My bedroom was quiet, and warm from the afternoon sun, but I didn’t find it comforting as I shut the door behind me. I was exhausted, filled with so much frustration I wanted to scream. I started to cry instead.
My son had lied to me again.
I had tried to do everything I knew how to get him to stop. Nothing worked. Not losing friends, video games or television. Not writing sentences, or doing dishes for a week. And none of the many talks or family home evening lessons we’d had about honesty. My discouragement ran deep and I had run out of ideas. How could I get him to understand the immense value of this principle? How could I believe anything he told me?
I’d prayed about it many times, at least I thought I had, in a general way, but the problem persisted and my discouragement and feelings of helplessness to change it increased.
I knelt down by my bed. The filtered rays of sunshine coming through the bedroom window warmed my back and I started another prayer. I felt tired, sad, and at a loss of where to go next. “Father in Heaven, I don’t know what to do. Please help me…”
I told him all of my concerns until my knees were sore. When I finished, I opened my eyes and grabbed a Kleenex to wipe the tears off my face. I got up and sat on the edge of my bed. Releasing the emotions helped lighten my heavy heart, but I still didn’t know what to do.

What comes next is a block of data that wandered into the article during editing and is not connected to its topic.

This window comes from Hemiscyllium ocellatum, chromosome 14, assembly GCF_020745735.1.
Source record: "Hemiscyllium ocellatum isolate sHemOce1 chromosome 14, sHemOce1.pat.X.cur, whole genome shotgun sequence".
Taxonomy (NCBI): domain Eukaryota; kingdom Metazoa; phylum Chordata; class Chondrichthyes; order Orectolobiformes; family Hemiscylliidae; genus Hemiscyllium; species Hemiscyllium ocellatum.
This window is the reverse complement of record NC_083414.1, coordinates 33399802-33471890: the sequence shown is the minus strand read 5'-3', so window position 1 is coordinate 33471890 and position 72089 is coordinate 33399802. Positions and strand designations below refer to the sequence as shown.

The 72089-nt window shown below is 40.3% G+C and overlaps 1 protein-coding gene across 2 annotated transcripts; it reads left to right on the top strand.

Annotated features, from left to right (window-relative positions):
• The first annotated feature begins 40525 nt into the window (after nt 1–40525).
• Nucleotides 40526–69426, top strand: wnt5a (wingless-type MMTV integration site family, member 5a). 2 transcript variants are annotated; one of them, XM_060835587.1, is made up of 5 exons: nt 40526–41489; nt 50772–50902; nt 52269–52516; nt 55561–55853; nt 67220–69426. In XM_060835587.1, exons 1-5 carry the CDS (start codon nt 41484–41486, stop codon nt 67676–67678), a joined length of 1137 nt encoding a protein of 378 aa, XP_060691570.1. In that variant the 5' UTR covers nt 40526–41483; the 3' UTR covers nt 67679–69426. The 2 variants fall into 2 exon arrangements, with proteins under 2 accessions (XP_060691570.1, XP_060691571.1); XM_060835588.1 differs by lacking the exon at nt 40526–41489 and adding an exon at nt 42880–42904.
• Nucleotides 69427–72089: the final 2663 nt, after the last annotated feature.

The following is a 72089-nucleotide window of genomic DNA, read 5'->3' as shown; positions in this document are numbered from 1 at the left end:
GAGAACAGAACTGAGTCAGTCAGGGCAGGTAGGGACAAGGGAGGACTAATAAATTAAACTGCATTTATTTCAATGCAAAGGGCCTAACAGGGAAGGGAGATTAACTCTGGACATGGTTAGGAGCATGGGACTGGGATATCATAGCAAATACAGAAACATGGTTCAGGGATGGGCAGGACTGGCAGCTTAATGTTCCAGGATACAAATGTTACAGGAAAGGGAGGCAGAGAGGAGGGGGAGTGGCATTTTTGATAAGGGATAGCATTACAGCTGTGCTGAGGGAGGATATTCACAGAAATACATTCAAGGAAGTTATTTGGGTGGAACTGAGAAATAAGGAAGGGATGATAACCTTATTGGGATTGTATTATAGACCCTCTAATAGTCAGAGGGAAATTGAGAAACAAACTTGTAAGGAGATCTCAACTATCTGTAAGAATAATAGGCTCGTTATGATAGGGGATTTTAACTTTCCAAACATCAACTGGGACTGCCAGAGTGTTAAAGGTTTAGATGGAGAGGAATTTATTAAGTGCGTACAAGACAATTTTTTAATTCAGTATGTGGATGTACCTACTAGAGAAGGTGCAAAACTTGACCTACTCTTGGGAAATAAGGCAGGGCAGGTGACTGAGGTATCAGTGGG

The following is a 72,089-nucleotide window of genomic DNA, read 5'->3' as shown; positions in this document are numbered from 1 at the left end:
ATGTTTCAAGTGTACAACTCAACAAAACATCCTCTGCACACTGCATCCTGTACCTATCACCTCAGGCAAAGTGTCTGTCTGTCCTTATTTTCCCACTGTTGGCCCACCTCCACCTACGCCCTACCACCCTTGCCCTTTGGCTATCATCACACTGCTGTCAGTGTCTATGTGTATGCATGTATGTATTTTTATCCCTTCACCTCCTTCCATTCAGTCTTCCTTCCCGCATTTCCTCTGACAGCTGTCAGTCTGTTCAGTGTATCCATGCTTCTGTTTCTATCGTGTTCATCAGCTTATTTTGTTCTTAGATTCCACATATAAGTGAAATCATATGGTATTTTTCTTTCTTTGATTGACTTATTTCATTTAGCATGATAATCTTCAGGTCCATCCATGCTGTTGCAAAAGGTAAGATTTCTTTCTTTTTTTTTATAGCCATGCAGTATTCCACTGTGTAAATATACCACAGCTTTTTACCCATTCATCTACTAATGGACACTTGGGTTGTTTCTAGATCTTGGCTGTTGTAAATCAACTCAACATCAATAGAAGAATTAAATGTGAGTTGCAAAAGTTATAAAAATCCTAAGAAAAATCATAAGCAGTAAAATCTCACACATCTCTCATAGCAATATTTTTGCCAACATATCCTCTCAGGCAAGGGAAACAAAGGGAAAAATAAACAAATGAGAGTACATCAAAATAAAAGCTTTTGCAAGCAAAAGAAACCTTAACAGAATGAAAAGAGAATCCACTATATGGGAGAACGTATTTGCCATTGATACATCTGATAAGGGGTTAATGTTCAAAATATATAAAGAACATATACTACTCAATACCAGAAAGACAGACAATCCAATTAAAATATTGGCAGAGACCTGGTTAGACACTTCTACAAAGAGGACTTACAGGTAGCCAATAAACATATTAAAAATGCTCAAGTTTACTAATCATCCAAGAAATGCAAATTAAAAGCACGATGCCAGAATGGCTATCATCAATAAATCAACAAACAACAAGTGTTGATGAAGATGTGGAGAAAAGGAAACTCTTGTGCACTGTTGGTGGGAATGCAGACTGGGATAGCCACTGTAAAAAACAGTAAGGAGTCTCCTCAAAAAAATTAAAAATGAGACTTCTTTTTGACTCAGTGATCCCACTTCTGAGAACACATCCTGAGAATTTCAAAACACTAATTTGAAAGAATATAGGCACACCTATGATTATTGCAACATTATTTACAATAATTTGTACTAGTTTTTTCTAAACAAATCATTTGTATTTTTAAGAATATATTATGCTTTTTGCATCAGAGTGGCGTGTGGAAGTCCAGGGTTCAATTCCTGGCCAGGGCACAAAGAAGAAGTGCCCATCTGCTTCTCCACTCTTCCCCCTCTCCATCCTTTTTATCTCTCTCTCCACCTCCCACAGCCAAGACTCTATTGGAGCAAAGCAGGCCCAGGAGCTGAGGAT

It wasn’t long before a thought entered my mind.
Really, Heavenly Father, I questioned. You want me to do that? How can that possibly work? What about the next time and the next time he tells me something?
I was to tell my son I was not going to look back anymore at the times he’d been dishonest, the times he’d covered the truth with excuses or denials. That was over and done with. From then on, I would believe he was telling me the truth. I was going to trust him.
I called my son to my bedroom so we could talk and I told him right then I was drawing a line, separating the past from the future. I watched his eyes grow bigger as he listened. With parted lips, he searched my face.
“Unless you do or say something to break my trust, I am now giving it to you completely.” Heavenly Father are you sure, I questioned again, feeling afraid.
His answer was a warm feeling of peace.